Can you try and explain better why different loops would matter with the different jetplates? I didn't really understand Markes12344s explaination. Basically, my loop is a single closed loop with 1 route the whole way around, do I want the jetplate with the larger hole to allow more flow in, or do I want the one EK recommends? Please don't say the latter as I'd hate to have to disassemble the thing for the third time.
post #35 of 37
Here is a Quick Paint Sketch... Skills all the way.



That is kind of what somepeople do in a water cooling set up

Long Black = Rad
Squarish Black = Res
Circle Black = Pump
Green Blocks = Water Blocks (CPU, GPU, Ram, HDD, Chipsets... ect)
Red lines = Main Water loop
Blue lines = Block Out
Orange Lines = Block Input

Essential in some peoples parallel loop they need less water in their CPU block (smaller jet plate) in order to force more water into the other blocks of the loop. If the Water had it's easiest pass threw the very first block, all if not next too all water would go threw it alone. and the other blocks would be nothing but stale water, not flowing.

Does this kind of clear it up abit??

The jet plate choice for you is well the bigger the better. It is because in your loop, as it is all in series. The "out" of one block is the "in" of the next block. Therefore you need as much water able to pass threw it as possible.
post #36 of 37
Quote:
Originally Posted by paradoxum View Post

I wasn't supposed to remove the backplate that hold the CPU socket thing in place was I? I followed EKs manual as close as I could and it never mentioned anything like that, but then again you guys say the bigger jetplate is better for any CPU and their instructions are garbage so who knows? I just have to be sure before I turn this thing on for the first time, you know those first few seconds when your about to have a mini-heart attack after building a new rig and turn it on for the first time hoping there's no catastrophic problems? haha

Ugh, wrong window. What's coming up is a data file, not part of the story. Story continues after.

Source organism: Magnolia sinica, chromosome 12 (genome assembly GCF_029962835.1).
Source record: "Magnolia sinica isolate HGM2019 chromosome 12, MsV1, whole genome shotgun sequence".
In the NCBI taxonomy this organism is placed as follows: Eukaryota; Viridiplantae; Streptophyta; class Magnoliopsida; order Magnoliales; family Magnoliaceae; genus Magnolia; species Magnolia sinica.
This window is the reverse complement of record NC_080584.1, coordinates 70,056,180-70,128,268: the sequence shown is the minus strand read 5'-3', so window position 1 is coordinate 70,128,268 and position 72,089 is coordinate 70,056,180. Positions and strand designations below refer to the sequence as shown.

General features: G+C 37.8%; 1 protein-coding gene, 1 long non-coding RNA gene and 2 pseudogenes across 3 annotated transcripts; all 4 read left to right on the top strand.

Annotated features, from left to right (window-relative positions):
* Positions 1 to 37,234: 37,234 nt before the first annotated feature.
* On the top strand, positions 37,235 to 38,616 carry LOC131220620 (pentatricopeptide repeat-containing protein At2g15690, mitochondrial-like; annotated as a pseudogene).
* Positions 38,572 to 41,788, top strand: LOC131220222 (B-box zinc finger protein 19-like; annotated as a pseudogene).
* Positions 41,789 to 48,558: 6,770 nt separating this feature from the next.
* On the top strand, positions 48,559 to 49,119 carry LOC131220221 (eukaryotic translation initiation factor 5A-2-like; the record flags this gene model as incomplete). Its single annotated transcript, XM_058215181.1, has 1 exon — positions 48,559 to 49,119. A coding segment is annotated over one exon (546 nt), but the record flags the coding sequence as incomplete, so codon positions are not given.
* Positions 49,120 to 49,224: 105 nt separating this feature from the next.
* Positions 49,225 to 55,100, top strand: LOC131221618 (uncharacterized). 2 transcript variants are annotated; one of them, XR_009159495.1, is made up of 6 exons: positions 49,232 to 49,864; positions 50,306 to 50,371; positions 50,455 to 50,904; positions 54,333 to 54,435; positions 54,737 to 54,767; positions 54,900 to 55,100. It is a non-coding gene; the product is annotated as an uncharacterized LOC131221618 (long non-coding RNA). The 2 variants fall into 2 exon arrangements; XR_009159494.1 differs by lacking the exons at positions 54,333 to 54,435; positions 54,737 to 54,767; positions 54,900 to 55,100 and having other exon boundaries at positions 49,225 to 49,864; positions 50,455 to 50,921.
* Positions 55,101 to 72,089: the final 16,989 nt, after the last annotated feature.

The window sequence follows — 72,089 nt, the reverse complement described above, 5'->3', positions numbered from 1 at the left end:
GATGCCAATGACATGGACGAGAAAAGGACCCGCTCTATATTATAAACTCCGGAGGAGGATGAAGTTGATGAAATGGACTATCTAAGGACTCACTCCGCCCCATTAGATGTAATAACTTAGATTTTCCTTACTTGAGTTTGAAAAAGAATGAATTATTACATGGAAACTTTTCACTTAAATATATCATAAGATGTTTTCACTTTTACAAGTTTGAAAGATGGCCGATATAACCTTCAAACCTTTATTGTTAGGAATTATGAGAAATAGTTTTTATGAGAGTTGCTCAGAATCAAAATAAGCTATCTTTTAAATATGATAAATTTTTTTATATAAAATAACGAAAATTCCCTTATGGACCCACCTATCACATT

I have the same block just full nickel, and the same board as you. I did not remove any plates, and I will say that the instructions left more to be desired. If you look closely at the EK backplate it has marks that you can will allow you to fit it with the CPU backplate.

Just put in the rubber gasket, then the EK backplate, and screw it down.

From what I read, EK installs the best jetplate from the factory (speaking about performance). (Martin had that information on his website), so no need to mess with the jet plate.

If you want I can post some pics from how my board looks in the back..
post #37 of 37
Thread Starter 
Quote:
Originally Posted by jassilamba View Post

I have the same block just full nickel, and the same board as you. I did not remove any plates, and I will say that the instructions left more to be desired. If you look closely at the EK backplate it has marks that you can will allow you to fit it with the CPU backplate.
Just put in the rubber gasket, then the EK backplate, and screw it down.
From what I read, EK installs the best jetplate from the factory (speaking about performance). (Martin had that information on his website), so no need to mess with the jet plate.
If you want I can post some pics from how my board looks in the back..

Yeah, I have the rubber gasket between them obviously but the metal plates looked like they were almost touching to me still, but I guess if you have the exact same setup and nothing exploded then there's nothing to worry about